Pennsylvania Attorney General Kathleen Kane has rejected the Corbett Administration’s plan to privatize the management of the Pennsylvania Lottery to a U.K.-based company Camelot Global Services—and Senate Democrats lauded the plan.
"It has been clear from the beginning that the Corbett administration’s plan to privatize the management of the lottery was flawed and could potentially jeopardize vital senior programs, " State Sen. Matt Smith, D-Mt. Lebanon said today in a statement.
Smith said the plan lacked transparency, noting that the public has not been able to glean specific details about the plan and what it would mean for the many senior programs funded through lottery proceeds.
“I was particularly troubled by the drastic expansion of gaming through Keno proposed by the governor without legislative approval or oversight. I am relieved that the Attorney General recognized that the plan violates the Pennsylvania Constitution and usurps the General Assembly’s authority."
At a news conference Thursday in Harrisburg, Kane said that she could not approve the deal negotiated between the Corbett Administration and Camelot.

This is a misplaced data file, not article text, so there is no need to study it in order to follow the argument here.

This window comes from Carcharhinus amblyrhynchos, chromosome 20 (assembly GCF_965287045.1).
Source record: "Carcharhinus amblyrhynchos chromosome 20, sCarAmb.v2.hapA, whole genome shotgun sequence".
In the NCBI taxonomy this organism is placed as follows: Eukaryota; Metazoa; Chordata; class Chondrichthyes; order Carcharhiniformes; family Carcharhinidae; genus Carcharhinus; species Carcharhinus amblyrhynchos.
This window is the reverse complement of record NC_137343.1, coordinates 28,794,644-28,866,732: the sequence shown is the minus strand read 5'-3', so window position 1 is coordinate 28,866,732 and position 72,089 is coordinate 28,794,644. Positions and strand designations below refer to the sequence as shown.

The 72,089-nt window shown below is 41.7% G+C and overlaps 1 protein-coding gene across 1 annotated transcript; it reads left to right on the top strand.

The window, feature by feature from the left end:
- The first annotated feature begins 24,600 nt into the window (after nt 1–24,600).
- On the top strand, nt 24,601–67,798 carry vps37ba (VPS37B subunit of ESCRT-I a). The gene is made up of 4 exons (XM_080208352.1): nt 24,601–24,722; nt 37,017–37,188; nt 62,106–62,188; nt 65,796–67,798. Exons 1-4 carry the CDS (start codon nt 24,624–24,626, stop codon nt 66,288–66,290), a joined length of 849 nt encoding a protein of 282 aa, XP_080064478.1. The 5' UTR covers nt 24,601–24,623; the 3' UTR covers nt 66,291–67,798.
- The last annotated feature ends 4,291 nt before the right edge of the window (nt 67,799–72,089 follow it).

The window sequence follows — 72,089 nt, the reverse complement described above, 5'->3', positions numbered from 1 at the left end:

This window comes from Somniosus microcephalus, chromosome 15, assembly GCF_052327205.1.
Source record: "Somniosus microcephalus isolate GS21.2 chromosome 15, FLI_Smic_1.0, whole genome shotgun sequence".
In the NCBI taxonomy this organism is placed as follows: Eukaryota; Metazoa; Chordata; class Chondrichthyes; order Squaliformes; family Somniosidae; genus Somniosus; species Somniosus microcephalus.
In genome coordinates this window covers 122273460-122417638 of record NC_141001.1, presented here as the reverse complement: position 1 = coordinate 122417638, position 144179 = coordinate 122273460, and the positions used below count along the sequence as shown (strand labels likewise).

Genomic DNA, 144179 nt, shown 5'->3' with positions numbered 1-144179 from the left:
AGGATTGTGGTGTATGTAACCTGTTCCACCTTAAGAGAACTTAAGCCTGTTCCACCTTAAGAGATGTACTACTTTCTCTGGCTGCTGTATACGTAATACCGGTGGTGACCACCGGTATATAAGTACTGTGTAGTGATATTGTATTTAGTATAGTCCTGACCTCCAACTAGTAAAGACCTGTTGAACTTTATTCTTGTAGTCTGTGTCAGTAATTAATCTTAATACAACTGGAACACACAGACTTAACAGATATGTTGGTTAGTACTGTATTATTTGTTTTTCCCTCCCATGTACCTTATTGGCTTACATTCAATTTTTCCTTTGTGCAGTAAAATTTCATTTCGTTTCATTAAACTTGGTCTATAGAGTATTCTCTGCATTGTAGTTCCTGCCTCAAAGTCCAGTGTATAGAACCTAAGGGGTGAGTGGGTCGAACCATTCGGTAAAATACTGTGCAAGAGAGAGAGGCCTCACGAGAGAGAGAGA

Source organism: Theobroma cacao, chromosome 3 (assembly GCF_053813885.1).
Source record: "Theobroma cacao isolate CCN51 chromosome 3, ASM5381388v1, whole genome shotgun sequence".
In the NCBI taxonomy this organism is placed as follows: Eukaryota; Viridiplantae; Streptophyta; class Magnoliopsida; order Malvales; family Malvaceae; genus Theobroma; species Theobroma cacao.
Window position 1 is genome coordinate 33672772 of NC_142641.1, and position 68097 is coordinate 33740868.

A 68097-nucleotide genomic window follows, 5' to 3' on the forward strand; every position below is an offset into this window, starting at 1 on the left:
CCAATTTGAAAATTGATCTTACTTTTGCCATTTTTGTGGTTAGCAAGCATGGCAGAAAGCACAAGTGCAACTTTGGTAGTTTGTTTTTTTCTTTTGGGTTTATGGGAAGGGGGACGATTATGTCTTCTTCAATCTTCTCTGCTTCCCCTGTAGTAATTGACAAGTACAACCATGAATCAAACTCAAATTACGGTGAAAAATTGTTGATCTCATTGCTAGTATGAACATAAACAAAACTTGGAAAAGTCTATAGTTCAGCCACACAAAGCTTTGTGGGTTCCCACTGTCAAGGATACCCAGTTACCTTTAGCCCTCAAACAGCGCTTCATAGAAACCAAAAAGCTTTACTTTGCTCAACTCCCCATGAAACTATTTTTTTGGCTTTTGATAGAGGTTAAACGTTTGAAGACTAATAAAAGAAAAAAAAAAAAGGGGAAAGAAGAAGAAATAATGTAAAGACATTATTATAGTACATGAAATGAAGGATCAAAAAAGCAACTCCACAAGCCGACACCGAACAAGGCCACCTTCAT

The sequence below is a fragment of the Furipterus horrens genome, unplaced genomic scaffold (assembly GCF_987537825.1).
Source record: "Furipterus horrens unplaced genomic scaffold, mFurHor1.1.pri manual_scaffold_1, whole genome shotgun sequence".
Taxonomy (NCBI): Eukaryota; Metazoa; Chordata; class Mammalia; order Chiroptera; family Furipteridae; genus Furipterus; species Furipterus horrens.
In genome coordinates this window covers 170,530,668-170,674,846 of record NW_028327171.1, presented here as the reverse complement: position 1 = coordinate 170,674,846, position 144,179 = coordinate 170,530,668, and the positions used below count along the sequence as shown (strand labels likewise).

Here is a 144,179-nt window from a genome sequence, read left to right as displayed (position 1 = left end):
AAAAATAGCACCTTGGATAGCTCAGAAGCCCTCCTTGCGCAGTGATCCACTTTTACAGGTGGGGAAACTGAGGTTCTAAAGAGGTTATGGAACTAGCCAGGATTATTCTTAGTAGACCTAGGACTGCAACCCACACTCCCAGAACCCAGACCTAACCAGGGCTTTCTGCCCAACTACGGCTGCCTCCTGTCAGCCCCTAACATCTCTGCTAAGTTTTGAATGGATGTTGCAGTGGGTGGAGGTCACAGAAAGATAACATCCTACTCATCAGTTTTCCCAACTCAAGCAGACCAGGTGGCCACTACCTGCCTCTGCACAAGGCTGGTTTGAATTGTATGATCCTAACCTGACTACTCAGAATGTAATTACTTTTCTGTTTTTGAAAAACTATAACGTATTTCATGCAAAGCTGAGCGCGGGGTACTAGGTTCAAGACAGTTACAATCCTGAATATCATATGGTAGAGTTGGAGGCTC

She cited several reasons for her denial including that the arrangement infringed on the legislative powers of the General Assembly, that the plan was an illegal expansion of gaming without proper authorization and that the plan involved a waiver of sovereign immunity.
Republican Party of Pennsylvania Executive Director Mike Barley released a statement on Kane’s decision, calling it irresponsible, “blatantly political" and "downright shameful."
"Gov. Corbett’s plan to reform our lottery system will give $50 million in additional funding to Pennsylvania’s seniors. Kathleen Kane has put union bosses and Harrisburg Democrats first and it is a failure of the Attorney General’s office to reject this proposal on purely political grounds,” Barley said.
Smith said the decision provides a new opportunity for the General Assembly to work with the Pennsylvania Lottery to determine where modernization efforts and increased profits can be realized.
"I welcome that conversation provided that it occurs in a transparent and open manner,” Smith said.